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N60739 accident description

Nevada map... Nevada list
Crash location Unknown
Nearest city Overton, NV
36.543308°N, 114.446924°W
Tail number N60739
Accident date 27 Mar 2000
Aircraft type Stuart RAF 2000 GTX SE
Additional details: None

NTSB Factual Report

On March 27, 2000, at 1124 hours Pacific standard time, a Stuart RAF 2000 GTX SE, N60739, became inverted and impacted the runway at Perkins Field Airport, Overton, Nevada. The experimental gyrocopter, operated under 14 CFR Part 91, was destroyed in a post-impact fire. The private pilot/owner was fatally injured. Visual meteorological conditions existed for the local area personal flight and no flight plan was filed. The flight departed the airport a few minutes prior to the accident and was scheduled to terminate there.

One witness had talked to the pilot prior to takeoff. He stated that the pilot had told him this was his maiden flight. The witness watched him take off and immediately saw the gyrocopter porpoising in the air. He watched him leave the airport environment and then make a turn back towards the runway. The porpoising stopped; then it started again. As the gyrocopter flew over the runway the porpoising increased in severity. The witness stated that the pilot reduced power during this portion of the flight. The final porpoise that he saw placed the gyrocopter in an inverted position. The witness then saw the gyrocopter fall inverted to the ground from about 100 feet agl.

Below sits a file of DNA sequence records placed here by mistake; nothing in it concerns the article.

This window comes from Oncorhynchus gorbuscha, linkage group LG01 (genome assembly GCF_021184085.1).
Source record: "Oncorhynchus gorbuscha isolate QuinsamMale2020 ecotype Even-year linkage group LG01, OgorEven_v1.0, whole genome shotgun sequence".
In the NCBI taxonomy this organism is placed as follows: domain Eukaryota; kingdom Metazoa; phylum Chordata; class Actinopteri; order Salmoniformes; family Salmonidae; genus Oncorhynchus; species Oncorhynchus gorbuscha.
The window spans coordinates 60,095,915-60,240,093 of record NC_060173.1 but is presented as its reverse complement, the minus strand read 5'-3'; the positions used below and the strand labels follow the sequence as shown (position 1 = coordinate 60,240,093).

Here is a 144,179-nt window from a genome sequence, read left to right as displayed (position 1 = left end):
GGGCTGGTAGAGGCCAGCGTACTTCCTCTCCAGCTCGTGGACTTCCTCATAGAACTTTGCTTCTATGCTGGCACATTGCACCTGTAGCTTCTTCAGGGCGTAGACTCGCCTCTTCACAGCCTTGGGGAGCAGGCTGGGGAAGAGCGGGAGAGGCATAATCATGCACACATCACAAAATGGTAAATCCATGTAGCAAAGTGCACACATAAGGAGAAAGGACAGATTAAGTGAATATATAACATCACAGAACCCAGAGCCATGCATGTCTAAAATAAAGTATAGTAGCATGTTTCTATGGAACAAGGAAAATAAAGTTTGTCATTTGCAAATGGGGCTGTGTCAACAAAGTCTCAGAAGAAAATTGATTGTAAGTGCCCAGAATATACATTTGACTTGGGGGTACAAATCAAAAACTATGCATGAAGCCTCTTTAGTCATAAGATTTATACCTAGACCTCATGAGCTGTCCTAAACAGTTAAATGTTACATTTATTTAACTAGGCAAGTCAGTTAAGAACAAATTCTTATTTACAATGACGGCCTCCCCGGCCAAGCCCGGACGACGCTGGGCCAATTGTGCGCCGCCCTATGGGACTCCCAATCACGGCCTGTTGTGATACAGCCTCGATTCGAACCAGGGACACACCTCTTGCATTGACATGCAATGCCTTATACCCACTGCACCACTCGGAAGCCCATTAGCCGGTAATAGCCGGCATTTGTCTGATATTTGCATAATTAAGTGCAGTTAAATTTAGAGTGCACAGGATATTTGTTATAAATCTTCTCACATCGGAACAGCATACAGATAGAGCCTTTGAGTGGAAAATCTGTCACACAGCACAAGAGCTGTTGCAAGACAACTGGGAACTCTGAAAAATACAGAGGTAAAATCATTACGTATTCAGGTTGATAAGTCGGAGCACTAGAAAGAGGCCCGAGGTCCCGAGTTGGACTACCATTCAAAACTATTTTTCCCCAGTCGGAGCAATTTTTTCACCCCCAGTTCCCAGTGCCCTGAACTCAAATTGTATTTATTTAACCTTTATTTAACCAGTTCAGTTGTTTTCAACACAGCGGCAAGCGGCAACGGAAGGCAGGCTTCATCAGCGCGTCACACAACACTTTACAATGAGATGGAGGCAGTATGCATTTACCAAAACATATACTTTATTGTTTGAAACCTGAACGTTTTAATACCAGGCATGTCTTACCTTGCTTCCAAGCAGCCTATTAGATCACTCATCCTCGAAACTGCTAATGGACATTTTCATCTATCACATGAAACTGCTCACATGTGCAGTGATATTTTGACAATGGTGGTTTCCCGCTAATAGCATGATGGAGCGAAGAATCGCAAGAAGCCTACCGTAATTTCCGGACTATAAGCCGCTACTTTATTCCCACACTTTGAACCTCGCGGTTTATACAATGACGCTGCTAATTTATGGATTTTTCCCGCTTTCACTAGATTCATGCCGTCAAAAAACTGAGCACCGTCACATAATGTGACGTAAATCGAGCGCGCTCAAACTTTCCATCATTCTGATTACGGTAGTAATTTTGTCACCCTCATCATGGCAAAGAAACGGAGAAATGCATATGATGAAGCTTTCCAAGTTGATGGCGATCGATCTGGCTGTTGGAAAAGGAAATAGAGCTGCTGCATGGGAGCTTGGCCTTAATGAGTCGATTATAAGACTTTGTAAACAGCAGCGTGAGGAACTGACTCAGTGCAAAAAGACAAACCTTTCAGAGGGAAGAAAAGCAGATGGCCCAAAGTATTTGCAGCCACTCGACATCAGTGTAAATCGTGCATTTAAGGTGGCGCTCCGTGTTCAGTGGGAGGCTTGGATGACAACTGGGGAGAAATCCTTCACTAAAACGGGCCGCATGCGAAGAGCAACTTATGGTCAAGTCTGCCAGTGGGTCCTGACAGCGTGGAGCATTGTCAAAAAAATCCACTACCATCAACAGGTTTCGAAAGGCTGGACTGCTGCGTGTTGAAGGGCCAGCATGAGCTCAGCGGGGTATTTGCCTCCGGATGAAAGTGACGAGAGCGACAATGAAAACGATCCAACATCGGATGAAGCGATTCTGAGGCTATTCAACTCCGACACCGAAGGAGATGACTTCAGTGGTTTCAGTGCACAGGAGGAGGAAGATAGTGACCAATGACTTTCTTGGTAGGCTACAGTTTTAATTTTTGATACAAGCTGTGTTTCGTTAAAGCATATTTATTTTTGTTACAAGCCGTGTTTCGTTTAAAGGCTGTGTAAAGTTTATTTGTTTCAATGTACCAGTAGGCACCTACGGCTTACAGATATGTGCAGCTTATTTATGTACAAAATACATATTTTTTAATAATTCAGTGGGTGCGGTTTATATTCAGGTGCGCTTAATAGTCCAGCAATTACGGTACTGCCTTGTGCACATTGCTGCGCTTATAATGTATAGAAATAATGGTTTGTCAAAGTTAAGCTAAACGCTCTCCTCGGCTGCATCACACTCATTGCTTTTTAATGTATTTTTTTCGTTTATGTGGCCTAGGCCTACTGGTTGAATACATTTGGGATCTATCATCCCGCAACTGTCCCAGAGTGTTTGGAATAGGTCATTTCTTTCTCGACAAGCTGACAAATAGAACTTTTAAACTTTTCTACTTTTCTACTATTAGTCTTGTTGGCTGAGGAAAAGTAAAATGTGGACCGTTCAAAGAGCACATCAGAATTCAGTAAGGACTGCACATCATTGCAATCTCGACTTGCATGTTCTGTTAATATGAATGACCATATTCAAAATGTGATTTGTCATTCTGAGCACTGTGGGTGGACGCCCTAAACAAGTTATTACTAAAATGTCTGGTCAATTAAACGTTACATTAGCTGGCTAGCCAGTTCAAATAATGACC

Another witness saw the gyrocopter takeoff and noted that the main rotor blades were turning slowly. He didn't think anything of it and continued on with his next stop. As he was departing from his delivery he noted that the gyrocopter was over the airport and then saw it crash.


The pilot's logbook was not available for review by the Safety Board.

A review of the Federal Aviation Administration (FAA) Airman's Certification records revealed that the pilot was issued a private pilot certificate on February 2, 1969, with ratings for airplane single engine land and instrument.

A review of the FAA Medical Certification records revealed that the pilot held a third-class medical certificate issued on October 28, 1999, with limitations for near vision. At that time he reported his total flight time to be 5,000 hours.


Review of the gyrocopter logbook disclosed that on June 29, 1998, a Special Airworthiness Certificate was issued. The next condition inspection was due on July 1, 1999.


The Clark County Coroner, Las Vegas, Nevada, conducted a post mortem examination of the pilot. The toxicological analysis was performed by the FAA Civil Aeromedical Institute, Oklahoma City, Oklahoma. The tests were negative for alcohol, all screened drug substances, Carbon Monoxide, and Cyanide.

According to the spouse, the pilot had flown helicopters for the past 10 years. He had purchased the gyrocopter last year from a private individual in Oregon. The pilot traveled to Oregon to transport the gyrocopter back to Nevada via a trailer. Since that time he had only ground run the engine and conducted taxi runs, he had not flown it. The accident flight was to be the maiden flight.

According to an FAA inspector, the pilot did not hold a rotorcraft category rating.

NTSB Probable Cause

Failure of the pilot to obtain/maintain aircraft control. A factor in the accident was the pilot's inexperience in rotorcraft.

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